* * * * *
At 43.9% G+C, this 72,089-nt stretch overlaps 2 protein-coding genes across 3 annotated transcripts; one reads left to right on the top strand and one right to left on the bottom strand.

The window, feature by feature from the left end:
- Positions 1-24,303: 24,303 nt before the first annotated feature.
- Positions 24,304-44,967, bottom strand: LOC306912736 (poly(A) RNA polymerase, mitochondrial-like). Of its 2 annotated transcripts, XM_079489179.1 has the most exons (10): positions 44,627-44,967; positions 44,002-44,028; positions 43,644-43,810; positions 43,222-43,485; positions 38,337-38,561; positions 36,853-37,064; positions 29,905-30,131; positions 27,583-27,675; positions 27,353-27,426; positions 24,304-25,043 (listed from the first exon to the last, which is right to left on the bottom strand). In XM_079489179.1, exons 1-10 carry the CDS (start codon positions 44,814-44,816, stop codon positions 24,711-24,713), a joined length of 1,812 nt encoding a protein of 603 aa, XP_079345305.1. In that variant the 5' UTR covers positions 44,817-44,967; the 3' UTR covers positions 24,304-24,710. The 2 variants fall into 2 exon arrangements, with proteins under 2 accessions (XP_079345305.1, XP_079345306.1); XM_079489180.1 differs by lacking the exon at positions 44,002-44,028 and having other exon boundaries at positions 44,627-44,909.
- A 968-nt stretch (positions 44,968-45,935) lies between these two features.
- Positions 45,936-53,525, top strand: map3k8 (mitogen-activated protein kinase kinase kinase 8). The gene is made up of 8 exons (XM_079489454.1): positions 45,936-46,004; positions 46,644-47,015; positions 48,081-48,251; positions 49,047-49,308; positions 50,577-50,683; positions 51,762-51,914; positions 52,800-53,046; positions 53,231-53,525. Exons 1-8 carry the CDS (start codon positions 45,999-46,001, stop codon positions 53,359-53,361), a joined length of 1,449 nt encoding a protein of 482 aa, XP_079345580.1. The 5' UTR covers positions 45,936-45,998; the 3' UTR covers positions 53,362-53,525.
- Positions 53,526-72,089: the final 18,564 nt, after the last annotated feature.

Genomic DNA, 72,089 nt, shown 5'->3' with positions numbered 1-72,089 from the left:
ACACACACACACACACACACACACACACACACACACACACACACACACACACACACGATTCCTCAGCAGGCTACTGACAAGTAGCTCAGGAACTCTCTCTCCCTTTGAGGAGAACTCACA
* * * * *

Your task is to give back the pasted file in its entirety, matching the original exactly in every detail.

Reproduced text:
At 43.9% G+C, this 72,089-nt stretch overlaps 2 protein-coding genes across 3 annotated transcripts; one reads left to right on the top strand and one right to left on the bottom strand.

The window, feature by feature from the left end:
- Positions 1-24,303: 24,303 nt before the first annotated feature.
- Positions 24,304-44,967, bottom strand: LOC306912736 (poly(A) RNA polymerase, mitochondrial-like). Of its 2 annotated transcripts, XM_079489179.1 has the most exons (10): positions 44,627-44,967; positions 44,002-44,028; positions 43,644-43,810; positions 43,222-43,485; positions 38,337-38,561; positions 36,853-37,064; positions 29,905-30,131; positions 27,583-27,675; positions 27,353-27,426; positions 24,304-25,043 (listed from the first exon to the last, which is right to left on the bottom strand). In XM_079489179.1, exons 1-10 carry the CDS (start codon positions 44,814-44,816, stop codon positions 24,711-24,713), a joined length of 1,812 nt encoding a protein of 603 aa, XP_079345305.1. In that variant the 5' UTR covers positions 44,817-44,967; the 3' UTR covers positions 24,304-24,710. The 2 variants fall into 2 exon arrangements, with proteins under 2 accessions (XP_079345305.1, XP_079345306.1); XM_079489180.1 differs by lacking the exon at positions 44,002-44,028 and having other exon boundaries at positions 44,627-44,909.
- A 968-nt stretch (positions 44,968-45,935) lies between these two features.
- Positions 45,936-53,525, top strand: map3k8 (mitogen-activated protein kinase kinase kinase 8). The gene is made up of 8 exons (XM_079489454.1): positions 45,936-46,004; positions 46,644-47,015; positions 48,081-48,251; positions 49,047-49,308; positions 50,577-50,683; positions 51,762-51,914; positions 52,800-53,046; positions 53,231-53,525. Exons 1-8 carry the CDS (start codon positions 45,999-46,001, stop codon positions 53,359-53,361), a joined length of 1,449 nt encoding a protein of 482 aa, XP_079345580.1. The 5' UTR covers positions 45,936-45,998; the 3' UTR covers positions 53,362-53,525.
- Positions 53,526-72,089: the final 18,564 nt, after the last annotated feature.

Genomic DNA, 72,089 nt, shown 5'->3' with positions numbered 1-72,089 from the left:
ACACACACACACACACACACACACACACACACACACACACACACACACACACACACGATTCCTCAGCAGGCTACTGACAAGTAGCTCAGGAACTCTCTCTCCCTTTGAGGAGAACTCACA